IT Infrastructure Sample
Purpose of Use
This project shows how to write ontology to create an IT infrastructure, both a simple one and even a complex one.
While creating it, it involves several interesting features. First, the simple example demonstrates using modal expressions.
Then, in the advanced example, it includes using references, semantic rules including SWRL to write complex statements.
The first project shows a simple ontology structure using basic grammar and some modal expressions. You can play with this project.
The diagram of the project is as follows.
For example, the two sentences below are equivalent.
By using this functionality, user can avoid defining additional relations for passive expressions such as writing this line.
While writing additional sentences creates a redundant relation "is-hosted-by" on Taxonomy tree, using passive expressions will keep the tree structure simpler by displaying the single-verb relations.
Fig1. Taxonomy Tree After Using Passive Expressions Fig2. Taxonomy Tree After Defining Other Relation
: In order to write passive expressions,
1) the verb must be in a single verb form. Combined verbs connected with dash(-) can NOT be applied.
E.g. has, have, loves, love (O)
has-son, is-loving (X)
2) the verb must be followed by the keyword "by", in order to set the inverse role. If you don't, there is no way to distinguish if it is about a concept or a relation.
E.g. Every machine is fixed by. (O) -> "fixed" will be treated as a relation.
Every machine is fixed. (X) -> "fixed" will be treated as a concept!
The second project shows more advanced version. In this tutorial, you will be introduced with using some of advanced features including references and SWRL rules.
The structure of this project is developed based on the previous example as in the diagram below, with the new components marked in orange - customer, incident, operator. Moreover, new conditions are added as below.
*. If something is affected by an incident that has status ‘Open’, the thing is inoperable.
*. If something is affected by an incident that has status ‘Fixed’, the thing is operable.
*. If something is not affected by an incident, the thing is operable.
*. If something is served (or hosted or connected) by something inoperable, then the thing is also inoperable.
But, if server is connected by multiple power nodes, server is operable if it has at least one operable power-node.
1. Using Reference
Referencing other ontologies is useful when you want to reference big files into your ontology as shown in the Italian Dinner Sample.
Another useful case of referencing is when a single file gets bigger that you need to split it into several files. Referencing those files can provide you the same effect as if using one file before you split it. For example, after you download this project you can see it consists of multiple files of each component (from 1_Server.encnl to 7_Incidents.encnl) and they are all referenced in IT Infrastructure_Advanced.encnl by using empty prefixes as below.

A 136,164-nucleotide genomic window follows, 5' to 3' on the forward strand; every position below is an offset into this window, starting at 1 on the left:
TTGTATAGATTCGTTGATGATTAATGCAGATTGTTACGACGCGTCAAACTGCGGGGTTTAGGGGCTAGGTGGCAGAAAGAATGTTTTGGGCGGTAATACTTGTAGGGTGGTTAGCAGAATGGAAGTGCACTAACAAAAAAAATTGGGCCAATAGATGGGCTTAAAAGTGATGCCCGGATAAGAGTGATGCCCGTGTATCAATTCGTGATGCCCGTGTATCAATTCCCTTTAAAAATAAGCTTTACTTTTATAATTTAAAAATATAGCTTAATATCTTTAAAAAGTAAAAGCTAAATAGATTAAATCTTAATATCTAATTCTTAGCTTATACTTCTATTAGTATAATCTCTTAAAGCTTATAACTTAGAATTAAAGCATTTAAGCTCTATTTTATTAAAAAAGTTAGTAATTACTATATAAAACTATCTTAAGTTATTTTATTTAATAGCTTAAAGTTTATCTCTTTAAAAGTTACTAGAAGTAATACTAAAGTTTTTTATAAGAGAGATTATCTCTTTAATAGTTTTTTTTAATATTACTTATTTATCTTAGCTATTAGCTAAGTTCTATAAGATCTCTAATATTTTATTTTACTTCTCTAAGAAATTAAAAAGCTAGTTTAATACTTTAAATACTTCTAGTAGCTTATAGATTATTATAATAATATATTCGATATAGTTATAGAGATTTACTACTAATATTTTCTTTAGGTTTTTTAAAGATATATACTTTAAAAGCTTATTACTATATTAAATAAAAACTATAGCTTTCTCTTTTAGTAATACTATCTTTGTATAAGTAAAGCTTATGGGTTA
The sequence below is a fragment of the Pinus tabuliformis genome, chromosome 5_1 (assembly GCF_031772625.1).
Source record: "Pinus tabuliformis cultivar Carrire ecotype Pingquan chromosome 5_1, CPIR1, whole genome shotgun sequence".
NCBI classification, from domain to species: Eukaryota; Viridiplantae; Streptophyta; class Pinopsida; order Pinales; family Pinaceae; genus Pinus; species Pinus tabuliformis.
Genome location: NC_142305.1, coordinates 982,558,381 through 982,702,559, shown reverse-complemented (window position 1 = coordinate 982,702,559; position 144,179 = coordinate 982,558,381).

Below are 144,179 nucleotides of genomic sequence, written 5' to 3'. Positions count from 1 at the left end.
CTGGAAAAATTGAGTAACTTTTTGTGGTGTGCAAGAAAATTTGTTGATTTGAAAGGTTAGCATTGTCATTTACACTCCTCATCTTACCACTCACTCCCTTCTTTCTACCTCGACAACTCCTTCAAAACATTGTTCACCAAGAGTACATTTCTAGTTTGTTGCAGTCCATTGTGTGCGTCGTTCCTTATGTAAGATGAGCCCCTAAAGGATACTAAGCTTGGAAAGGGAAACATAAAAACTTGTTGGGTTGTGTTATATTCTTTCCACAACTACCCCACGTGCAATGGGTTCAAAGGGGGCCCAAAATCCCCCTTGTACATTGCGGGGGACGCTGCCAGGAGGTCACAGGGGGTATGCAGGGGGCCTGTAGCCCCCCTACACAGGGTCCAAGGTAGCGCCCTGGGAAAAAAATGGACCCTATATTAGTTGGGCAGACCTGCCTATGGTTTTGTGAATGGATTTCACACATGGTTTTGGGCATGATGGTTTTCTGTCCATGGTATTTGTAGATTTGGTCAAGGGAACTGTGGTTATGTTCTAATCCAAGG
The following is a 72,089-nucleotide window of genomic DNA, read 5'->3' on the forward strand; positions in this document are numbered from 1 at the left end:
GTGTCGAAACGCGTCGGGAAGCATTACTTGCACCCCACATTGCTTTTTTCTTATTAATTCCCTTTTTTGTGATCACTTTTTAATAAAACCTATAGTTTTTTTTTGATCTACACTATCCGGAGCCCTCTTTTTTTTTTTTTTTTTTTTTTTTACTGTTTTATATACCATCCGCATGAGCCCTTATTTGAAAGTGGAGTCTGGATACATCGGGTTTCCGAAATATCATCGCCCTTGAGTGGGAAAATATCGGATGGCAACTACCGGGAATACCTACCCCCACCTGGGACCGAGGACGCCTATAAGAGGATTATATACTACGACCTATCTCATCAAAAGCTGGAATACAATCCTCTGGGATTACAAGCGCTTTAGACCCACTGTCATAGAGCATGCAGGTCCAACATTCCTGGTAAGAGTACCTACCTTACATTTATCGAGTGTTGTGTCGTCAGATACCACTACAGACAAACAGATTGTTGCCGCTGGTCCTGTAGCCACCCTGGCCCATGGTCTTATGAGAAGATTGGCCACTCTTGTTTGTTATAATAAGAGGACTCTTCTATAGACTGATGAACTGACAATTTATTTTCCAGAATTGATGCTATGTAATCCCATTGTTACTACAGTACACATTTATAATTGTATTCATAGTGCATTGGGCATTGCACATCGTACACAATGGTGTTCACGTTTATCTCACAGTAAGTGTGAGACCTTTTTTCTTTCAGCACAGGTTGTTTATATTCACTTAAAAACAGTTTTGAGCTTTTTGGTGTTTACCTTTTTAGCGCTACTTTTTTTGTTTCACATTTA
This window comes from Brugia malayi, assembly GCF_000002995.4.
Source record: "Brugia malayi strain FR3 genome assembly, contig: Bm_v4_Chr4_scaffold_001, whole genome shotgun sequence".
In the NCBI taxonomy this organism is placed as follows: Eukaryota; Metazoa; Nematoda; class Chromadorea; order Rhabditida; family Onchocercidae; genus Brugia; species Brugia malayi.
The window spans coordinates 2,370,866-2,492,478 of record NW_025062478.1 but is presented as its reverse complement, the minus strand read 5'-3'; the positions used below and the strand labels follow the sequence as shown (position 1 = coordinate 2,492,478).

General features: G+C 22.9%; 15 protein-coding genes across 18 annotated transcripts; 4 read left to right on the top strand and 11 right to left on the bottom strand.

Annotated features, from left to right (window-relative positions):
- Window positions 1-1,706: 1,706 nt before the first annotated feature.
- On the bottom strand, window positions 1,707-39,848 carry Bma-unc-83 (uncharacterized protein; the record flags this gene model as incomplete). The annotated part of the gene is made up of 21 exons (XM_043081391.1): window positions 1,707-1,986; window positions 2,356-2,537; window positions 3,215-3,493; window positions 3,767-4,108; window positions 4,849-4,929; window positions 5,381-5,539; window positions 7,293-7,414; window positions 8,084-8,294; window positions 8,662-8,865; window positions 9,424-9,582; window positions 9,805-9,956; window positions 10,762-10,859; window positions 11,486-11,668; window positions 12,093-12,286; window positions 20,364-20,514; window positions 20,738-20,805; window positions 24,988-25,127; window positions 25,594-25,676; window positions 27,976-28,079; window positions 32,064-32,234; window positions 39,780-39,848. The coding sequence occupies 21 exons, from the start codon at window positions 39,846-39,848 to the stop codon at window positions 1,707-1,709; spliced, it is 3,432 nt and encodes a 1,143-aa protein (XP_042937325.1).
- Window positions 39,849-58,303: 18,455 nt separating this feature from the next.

Reasoning in this IT Infrastructure_Advanced.encnl file would work the same way as before it was divided into different pieces. Especially, using empty prefixes lets you not need to specify prefixes in every referred elements which is both convenient and safe from user's mistake assigning wrong reference prefix. However, note that this empty prefix works only for CNL files.
To see the contents of the reference, click the small button on the right side of the reference name and select 'Open In New Window'.
2. Using Semantic Web Rule Language(SWRL) Rules
Using SWRL rules extends the expressivity of OWL 2 language. Here are a few examples of using SWRL expression in different files.
Cluster-1 is hosted by Server-3.
Cluster-1 hosts Application-4.
Application-4 is an application.
The given four
statements above create a concept 'cluster' and an instance 'Cluster-1' which is hosted by 'Server-3' and hosts 'Application-4'.
Here is the diagram together with other ontolgy files (from 1_Server.encnl to 4_Cluster.encnl) .
According to this ontology, a reasoner will acknowledge two relations.
Server-1 hosts Cluster-1.
Cluster-1 hosts Application-4.
However, it will not infer a relation - "Server-1 hosts Application-4". In the open-world assumption one does not imply other relation unless you explicitly state the rules about it. For this you can add SWRL rule, which enables you to express the relation between individuals with which an individual has relations.
When writing the word thing to represent more than one object, you can differenciate them by adding a tag with a different number in between brackets, such as thing (1) and thing (2). This rule is saying that if a thing(1) hosts another thing(2) which hosts an application, then it also means that this thing(1) also hosts the application.
After adding this statment, you can retrieve inferred knowledge through reasoning as below.
SWRL syntax extends the OWL syntax, which means you can use SWRL rules which can be also equivalently written in OWL.
For example, if there is a OWL statement as below,
this can be written in SWRL statement as this. These two sentences are semantically equivalent.
3. Final Result
The whole structure of this ontology is decribed as in the following diagram.